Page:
Tuesday, August 14, 2018


(This is a transcript of my speech delivered on 4 August at our alumni lunch sponsored by NTU. The convocation ceremony took place on 1 August 2018.)

Good afternoon, my dear AG cohorts and our dear lecturers,

Thank you for making time to be with us to celebrate our graduation.

This is not exactly a valedictorian speech, and I’m not exactly your typical valedictorian. But thank you for the honor. Age does have its privileges aside from getting seats on the MRT.

Looking back on the year that was, I am glad I waited seven years before finally deciding to do this program at Nanyang Technological University. I was encouraged to do a Masters in Gerontology at Universiti Putra Malaysia in 2010. But it wasn't the right time for me then.

My concentration core was Leadership and Management in Elderly Care
In 2011 I heard about the Master of Science in Applied Gerontology program being offered at SIM (Singapore Institute of Management), now renamed SUSS (Singapore University of Social Sciences). I wrote to Prof Kalyani Mehta for more details. She was helpful with her advice.

To cut a long story short, much as I wanted to sign up then, the logistics and fees posed a huge obstacle. Every scholarship I looked up had an upper age limit. Mine was way above that ceiling. Then in Dec 2016, my daughter told me of a preview for a new program at NTU – Master of Science in Applied Gerontology.

(Video credit: Lee Foong Ming)

I went, I heard, and I signed up. This time there were no obstacles. My daughter and son-in-law took care of everything including the hefty $34,000 fees. I hope this will be the trend in future where retired parents can pursue their educational dreams fully funded by their adult children.

Going back to school at 69, 70, was a challenge in many ways. I had to get used to new modes of learning. I was also constantly reminded during lectures about the limitations of the ageing body and the ageing brain. But thank you for making the journey so much smoother and fun too.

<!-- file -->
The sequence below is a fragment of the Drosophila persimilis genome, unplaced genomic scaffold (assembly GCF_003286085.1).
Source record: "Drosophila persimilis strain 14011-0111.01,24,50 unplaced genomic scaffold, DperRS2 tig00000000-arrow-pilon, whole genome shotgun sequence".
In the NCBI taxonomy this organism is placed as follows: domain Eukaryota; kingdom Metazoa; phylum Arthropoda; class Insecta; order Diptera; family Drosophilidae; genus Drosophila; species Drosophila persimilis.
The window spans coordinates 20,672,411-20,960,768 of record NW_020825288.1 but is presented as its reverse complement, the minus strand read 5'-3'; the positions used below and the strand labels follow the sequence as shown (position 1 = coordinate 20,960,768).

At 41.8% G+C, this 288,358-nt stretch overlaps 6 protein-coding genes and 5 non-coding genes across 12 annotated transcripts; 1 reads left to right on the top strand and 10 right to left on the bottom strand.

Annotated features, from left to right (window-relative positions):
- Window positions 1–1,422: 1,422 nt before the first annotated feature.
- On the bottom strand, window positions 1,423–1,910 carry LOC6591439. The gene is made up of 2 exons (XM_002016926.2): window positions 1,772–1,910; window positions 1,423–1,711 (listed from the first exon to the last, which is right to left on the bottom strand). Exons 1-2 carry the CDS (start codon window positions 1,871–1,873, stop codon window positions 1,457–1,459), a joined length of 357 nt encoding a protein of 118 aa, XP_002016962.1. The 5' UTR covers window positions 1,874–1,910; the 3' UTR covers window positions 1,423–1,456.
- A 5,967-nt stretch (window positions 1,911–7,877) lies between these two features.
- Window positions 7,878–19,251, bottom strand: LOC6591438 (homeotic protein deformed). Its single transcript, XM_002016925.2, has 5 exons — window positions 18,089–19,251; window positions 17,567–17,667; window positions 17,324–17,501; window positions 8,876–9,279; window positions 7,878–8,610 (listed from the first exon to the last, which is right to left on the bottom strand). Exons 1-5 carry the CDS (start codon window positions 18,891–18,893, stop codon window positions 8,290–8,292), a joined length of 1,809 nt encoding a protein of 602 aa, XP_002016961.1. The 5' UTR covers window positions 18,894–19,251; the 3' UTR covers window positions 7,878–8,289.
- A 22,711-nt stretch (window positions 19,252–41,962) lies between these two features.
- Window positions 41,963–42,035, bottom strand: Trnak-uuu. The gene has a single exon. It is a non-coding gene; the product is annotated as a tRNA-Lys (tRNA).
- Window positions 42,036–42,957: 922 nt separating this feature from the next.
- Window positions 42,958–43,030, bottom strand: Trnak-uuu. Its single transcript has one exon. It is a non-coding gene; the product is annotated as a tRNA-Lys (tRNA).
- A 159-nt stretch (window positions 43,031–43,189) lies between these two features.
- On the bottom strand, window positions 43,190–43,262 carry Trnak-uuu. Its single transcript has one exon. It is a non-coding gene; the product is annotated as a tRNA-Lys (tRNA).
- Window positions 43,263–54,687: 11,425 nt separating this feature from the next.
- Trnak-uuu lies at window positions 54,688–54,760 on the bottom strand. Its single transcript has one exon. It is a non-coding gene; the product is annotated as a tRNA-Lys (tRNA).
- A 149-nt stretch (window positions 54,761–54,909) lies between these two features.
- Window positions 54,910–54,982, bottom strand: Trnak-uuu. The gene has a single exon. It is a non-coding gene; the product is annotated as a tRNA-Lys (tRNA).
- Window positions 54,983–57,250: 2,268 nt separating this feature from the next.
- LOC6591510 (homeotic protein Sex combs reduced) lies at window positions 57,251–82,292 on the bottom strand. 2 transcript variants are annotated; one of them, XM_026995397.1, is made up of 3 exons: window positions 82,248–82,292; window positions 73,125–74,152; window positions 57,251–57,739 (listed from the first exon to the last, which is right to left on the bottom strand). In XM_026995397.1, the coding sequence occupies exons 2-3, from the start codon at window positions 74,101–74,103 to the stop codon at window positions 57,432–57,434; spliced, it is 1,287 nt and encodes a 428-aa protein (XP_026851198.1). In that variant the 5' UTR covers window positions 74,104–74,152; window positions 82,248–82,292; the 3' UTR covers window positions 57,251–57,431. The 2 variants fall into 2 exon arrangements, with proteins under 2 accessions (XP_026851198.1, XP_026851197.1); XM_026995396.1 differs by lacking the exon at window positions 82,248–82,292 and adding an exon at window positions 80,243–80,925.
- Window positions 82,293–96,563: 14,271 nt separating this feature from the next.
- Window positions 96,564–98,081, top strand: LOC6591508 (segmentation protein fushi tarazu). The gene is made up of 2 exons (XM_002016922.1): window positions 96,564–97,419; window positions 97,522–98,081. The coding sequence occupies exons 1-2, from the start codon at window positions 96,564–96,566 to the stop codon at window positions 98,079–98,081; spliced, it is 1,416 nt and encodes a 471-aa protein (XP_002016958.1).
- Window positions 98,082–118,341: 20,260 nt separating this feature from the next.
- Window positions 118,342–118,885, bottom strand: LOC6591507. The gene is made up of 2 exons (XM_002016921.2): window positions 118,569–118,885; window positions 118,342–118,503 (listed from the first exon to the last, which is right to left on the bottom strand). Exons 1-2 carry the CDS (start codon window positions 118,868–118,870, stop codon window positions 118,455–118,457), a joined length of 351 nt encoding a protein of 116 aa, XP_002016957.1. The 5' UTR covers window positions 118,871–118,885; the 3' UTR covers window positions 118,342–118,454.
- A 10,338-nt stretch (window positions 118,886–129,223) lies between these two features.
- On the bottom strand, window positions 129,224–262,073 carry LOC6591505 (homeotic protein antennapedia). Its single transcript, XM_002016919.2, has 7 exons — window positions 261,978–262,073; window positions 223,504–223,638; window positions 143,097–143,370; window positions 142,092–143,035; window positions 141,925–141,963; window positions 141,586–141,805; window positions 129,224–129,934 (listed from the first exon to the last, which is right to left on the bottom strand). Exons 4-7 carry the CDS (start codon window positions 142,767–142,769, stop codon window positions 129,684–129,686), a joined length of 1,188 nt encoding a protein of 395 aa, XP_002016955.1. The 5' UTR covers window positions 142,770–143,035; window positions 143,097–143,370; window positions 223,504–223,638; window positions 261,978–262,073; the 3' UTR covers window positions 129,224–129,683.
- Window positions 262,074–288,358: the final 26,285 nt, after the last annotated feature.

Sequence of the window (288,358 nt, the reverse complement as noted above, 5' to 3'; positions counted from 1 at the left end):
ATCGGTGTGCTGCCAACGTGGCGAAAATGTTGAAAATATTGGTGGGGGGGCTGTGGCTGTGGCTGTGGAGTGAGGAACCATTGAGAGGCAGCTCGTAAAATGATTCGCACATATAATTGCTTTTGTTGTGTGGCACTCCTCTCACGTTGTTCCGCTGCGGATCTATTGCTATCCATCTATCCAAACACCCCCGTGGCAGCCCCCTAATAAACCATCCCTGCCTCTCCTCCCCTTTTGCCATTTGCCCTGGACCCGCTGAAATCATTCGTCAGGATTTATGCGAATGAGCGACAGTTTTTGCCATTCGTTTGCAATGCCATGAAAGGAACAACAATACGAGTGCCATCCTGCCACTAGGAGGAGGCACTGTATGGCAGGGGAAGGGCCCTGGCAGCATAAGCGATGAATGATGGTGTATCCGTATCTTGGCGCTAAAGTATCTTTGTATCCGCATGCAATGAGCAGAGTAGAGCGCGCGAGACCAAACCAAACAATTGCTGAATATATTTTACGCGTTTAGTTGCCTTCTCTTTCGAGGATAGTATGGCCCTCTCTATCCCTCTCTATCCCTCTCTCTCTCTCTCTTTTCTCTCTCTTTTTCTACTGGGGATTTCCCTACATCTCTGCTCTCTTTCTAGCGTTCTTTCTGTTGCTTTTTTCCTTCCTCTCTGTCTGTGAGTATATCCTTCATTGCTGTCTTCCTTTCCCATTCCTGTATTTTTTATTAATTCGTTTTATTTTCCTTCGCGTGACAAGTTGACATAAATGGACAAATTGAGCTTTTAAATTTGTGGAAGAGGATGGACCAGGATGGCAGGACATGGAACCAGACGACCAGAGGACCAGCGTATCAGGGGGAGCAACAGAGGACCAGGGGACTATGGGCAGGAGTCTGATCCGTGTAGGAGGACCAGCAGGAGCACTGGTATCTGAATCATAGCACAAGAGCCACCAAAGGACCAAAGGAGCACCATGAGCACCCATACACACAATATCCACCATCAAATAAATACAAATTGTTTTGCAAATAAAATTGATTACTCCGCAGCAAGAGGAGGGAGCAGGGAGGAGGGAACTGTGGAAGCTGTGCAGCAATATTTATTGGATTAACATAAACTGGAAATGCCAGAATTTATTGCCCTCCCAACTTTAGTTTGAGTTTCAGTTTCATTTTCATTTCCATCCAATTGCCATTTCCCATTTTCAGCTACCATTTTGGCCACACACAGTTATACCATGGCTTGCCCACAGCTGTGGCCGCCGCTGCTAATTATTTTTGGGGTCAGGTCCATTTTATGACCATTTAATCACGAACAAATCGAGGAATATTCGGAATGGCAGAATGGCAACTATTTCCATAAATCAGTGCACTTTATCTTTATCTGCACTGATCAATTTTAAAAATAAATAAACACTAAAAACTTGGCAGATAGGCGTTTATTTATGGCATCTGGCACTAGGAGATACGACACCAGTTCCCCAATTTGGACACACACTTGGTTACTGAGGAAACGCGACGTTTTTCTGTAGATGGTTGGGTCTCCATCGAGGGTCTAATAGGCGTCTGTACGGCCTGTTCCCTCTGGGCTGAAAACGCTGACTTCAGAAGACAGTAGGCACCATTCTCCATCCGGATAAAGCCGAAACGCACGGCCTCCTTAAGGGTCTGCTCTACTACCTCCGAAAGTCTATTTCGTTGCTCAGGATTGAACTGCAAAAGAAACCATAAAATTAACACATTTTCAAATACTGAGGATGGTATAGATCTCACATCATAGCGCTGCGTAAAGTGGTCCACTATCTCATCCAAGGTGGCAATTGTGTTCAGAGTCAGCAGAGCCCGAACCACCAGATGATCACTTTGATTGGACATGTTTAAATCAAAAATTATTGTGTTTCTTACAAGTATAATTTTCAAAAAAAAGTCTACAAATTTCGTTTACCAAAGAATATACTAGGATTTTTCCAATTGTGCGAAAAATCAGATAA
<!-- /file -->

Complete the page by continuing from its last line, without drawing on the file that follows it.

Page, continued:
After the convocation ceremony, with my son-in-law Dr Ansgar Cheng, my elder daughter Moon, and my two older granddaughters Allie and Hana.
Coming from Malaysia, I am always seeking diversity, especially in education. It would be hard to find much diversity in Malaysia’s public universities. But here in NTU, I can’t ask for a more diverse cohort than the pioneer batch of AG, in age, ethnicity, personality, background, and even values and opinions! They make for a rich and rewarding learning experience.

I have worked with 23 of you in various group assignments, and others in class group discussions. We have been through ups and downs together, happy times and not so happy ones. They have all served to strengthen our bond of friendship. Thanks to FM, we also have tons of photos and videos to remind us of the year we spent together.

If we had awards to give out, I know who some of the winners would be. Let's see if you agree with my choice: Ibnu for favorite group presenter, Smitha most active participation in class, Parthiban best wefie photographer, Lai Ying best actress, CK best actor, Jamilah best script writer and director, Cheng best story-teller, and for Outstanding Performance in multiple roles, the winner, hands down, two thumbs up goes to Foong Ming!

On a more serious note, there is much for me to take back to Malaysia. Thanks to what I have learned about leadership from Dr Steward Arnold, and from all the lecturers in Continuum of Care, I intend to use my qualifications and my voice to advocate for the rights of older people, and to push for improvements in the healthcare system.